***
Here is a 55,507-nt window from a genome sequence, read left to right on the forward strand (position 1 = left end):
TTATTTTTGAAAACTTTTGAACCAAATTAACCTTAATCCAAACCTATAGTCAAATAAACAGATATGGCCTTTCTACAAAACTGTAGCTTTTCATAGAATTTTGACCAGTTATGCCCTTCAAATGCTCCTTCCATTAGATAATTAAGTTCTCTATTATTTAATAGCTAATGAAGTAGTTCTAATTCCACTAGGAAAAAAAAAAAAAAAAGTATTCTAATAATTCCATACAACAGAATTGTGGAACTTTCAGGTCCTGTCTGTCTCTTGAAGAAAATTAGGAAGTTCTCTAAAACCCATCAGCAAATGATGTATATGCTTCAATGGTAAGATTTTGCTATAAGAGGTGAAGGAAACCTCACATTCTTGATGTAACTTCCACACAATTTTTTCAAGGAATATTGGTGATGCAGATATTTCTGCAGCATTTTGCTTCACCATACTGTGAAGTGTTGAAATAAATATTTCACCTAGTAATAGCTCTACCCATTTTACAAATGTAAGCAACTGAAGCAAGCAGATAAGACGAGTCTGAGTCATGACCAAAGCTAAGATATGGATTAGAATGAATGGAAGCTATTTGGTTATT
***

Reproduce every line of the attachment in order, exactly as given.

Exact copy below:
Here is a 55,507-nt window from a genome sequence, read left to right on the forward strand (position 1 = left end):
TTATTTTTGAAAACTTTTGAACCAAATTAACCTTAATCCAAACCTATAGTCAAATAAACAGATATGGCCTTTCTACAAAACTGTAGCTTTTCATAGAATTTTGACCAGTTATGCCCTTCAAATGCTCCTTCCATTAGATAATTAAGTTCTCTATTATTTAATAGCTAATGAAGTAGTTCTAATTCCACTAGGAAAAAAAAAAAAAAAAGTATTCTAATAATTCCATACAACAGAATTGTGGAACTTTCAGGTCCTGTCTGTCTCTTGAAGAAAATTAGGAAGTTCTCTAAAACCCATCAGCAAATGATGTATATGCTTCAATGGTAAGATTTTGCTATAAGAGGTGAAGGAAACCTCACATTCTTGATGTAACTTCCACACAATTTTTTCAAGGAATATTGGTGATGCAGATATTTCTGCAGCATTTTGCTTCACCATACTGTGAAGTGTTGAAATAAATATTTCACCTAGTAATAGCTCTACCCATTTTACAAATGTAAGCAACTGAAGCAAGCAGATAAGACGAGTCTGAGTCATGACCAAAGCTAAGATATGGATTAGAATGAATGGAAGCTATTTGGTTATT